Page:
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|Title:||Effects of salinity changes on growth, photosynthetic activity, biochemical composition, and lipid productivity of marine microalga Tetraselmis suecica|
South Carolina Commission on Higher Education
|Keywords:||Agricultural and Biological Sciences|
|Citation:||Journal of Applied Phycology. Vol.31, No.2 (2019), 969-979|
|Abstract:||© 2018, Springer Nature B.V. Salinity is an important factor affecting microalgal production yield especially under the uncontrollable environments of outdoor cultivation systems. Elucidating the optimal salinity range for algal biomass and high-value biochemical production might help to increase the production potential and reduce cultivation cost. This study examined the effects of salinity changes from that of normal seawater level (30 ppt) to various salinities from 10 to 60 ppt on growth, biomass, photosynthesis, morphology, biochemical composition, fatty acid composition, and volumetric productivity of the marine microalga Tetraselmis suecica. The optimal salinity for biomass production of T. suecica was in the range from 20 to 60 ppt. Severe growth inhibition, alterations in cell morphology, and reduction of photosynthetic rate were found at low salinity of 10 ppt, suggesting that the algal cells suffered from osmotic and ionic imbalance. Total protein, carbohydrate, and lipid content were not significantly affected under the different salinities, although the increase in salinity from 30 to 50 and 60 ppt improved the total lipid productivity by nearly 22%. Fatty acid composition and content remained unchanged over the range of salinities. The predominant fatty acids were of C16 to C18 chain lengths, whereas eicosapentaenoic acid (EPA) was the major long-chain polyunsaturated fatty acid (LC-PUFA). Together these results demonstrate that a wide range of salinities are suitable for cultivation of in T. suecica without a compromise in biomass yield and biochemical composition.|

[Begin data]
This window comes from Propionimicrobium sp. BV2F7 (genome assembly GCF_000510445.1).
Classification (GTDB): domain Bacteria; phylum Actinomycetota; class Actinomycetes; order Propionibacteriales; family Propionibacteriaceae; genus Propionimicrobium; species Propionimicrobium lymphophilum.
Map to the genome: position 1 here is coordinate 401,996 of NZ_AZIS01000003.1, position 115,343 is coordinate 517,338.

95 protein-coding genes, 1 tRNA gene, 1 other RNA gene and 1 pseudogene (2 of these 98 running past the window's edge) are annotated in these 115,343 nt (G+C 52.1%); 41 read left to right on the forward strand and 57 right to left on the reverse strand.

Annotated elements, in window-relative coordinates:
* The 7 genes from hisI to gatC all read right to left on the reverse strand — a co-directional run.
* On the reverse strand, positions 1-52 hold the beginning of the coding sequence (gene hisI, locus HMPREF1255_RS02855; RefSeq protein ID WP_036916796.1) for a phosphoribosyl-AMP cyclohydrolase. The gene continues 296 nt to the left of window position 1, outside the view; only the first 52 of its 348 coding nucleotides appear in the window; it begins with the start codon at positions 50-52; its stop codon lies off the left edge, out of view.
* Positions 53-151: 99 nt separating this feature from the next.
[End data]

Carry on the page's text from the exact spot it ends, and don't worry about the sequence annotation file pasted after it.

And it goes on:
|Appears in Collections:||Scopus 2019|
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